If a nurse threatens to stop your workers’ comp benefits if you won’t let her come to your doctor appointments, immediately contact a personal injury attorney for advice.
In most states, you can refuse to have the nurse in the examination room with you while you are seeing the doctor. Also, you don’t have to speak with the nurse.
With the nurse case manager in the room, anything you say or do during the examination can be used against you. The nurse will report anything you say or do to the insurance company with no regard for your personal privacy.
For example, she may disagree with your doctor about your pain or mobility level and when you should be released to go back to work. In that case, she could recommend that you be sent for an independent medical exam with a different workers’ comp insurance company doctor.
Remember, it’s you against the insurance company, and the nurse case manager is just another of their employees.
How to Protect Your Workers’ Comp Claim
If you are completely satisfied with the level of care and treatment from the workers’ compensation doctor, and the amount and duration of your wage replacement benefits, there’s nothing more you need to do.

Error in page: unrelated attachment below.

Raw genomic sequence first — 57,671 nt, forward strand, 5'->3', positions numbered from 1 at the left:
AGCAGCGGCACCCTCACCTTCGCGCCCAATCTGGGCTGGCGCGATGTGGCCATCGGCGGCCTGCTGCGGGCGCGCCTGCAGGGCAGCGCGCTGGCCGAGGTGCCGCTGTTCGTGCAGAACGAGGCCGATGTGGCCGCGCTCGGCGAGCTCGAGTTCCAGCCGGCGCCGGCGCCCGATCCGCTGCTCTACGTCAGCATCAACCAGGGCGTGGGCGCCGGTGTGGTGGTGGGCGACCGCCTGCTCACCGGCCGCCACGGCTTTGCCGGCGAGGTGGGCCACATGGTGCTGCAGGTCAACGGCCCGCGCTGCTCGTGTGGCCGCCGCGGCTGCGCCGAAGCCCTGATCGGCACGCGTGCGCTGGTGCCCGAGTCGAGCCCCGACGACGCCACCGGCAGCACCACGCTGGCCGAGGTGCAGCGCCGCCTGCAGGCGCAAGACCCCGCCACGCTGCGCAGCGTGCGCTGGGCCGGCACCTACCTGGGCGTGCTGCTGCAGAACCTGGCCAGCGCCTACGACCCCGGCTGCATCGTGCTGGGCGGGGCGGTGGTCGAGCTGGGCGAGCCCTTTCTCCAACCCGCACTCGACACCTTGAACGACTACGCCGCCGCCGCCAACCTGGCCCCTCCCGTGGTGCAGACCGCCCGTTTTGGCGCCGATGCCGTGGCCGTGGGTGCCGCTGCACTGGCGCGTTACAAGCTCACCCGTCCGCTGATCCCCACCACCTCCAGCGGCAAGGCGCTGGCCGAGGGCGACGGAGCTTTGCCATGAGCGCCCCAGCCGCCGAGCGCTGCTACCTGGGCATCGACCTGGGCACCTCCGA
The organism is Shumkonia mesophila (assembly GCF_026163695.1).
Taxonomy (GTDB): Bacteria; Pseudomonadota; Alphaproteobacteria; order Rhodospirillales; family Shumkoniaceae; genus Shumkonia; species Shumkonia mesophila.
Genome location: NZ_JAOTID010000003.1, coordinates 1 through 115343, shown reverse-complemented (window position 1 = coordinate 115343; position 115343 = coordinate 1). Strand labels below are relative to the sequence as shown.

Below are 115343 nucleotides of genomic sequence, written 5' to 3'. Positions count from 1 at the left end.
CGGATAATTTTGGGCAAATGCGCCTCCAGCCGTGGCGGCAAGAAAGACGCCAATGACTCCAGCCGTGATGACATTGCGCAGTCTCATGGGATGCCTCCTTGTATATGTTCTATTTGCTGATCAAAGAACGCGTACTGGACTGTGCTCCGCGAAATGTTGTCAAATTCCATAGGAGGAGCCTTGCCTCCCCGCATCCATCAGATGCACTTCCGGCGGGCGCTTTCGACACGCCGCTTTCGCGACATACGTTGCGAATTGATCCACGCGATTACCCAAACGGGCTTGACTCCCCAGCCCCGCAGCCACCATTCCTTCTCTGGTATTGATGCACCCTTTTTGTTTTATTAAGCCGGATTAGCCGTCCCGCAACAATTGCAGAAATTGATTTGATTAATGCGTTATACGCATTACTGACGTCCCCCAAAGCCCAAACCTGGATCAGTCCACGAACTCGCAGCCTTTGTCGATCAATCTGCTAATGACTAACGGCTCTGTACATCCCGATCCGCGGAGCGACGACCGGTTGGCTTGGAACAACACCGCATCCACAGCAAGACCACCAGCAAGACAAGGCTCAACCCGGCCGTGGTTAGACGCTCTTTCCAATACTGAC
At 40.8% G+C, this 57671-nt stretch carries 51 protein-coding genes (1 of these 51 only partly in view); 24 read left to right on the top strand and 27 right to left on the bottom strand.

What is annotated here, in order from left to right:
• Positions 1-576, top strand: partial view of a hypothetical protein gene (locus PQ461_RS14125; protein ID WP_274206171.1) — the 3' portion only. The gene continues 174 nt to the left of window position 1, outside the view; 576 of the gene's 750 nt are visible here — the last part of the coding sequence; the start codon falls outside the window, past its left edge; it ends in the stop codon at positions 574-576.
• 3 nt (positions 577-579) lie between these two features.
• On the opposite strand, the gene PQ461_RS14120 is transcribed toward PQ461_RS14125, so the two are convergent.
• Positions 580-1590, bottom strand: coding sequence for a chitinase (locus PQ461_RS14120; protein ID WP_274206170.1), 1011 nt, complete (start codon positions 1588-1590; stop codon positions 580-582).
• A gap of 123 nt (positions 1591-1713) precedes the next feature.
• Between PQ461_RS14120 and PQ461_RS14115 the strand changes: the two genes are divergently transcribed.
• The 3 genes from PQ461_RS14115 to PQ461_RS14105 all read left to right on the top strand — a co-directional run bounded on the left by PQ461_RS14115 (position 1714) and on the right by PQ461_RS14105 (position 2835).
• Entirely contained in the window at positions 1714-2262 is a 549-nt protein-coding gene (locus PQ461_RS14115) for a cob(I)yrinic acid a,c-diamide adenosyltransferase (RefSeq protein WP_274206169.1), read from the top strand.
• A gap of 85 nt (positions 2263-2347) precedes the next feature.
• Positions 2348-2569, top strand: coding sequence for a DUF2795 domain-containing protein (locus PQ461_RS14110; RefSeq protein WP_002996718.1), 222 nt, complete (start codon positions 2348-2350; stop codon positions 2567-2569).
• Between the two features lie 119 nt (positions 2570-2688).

But if you feel you are being played by the workers’ comp insurance company, or you aren’t sure you’re getting the benefits you deserve, don’t wait to protect your claim. Talk to a workers’ compensation attorney. Most attorneys offer a free consultation and most states limit legal fees for workers’ comp cases.
You have the right to seek a second medical opinion if you feel the workers’ comp doctor isn’t addressing your medical issues. Most insurance companies permit an injured worker to have a second evaluation from another doctor on their approved list.
While second opinions may seem helpful, the other doctor is getting paid by the insurance company, just like the first one.
After a specified time from your claim filing, you’ll be permitted to have an evaluation and treatment from a physician you choose, whether on the insurance company’s approved list or not.
Getting a second (and sometimes third) medical opinion can help support your claim.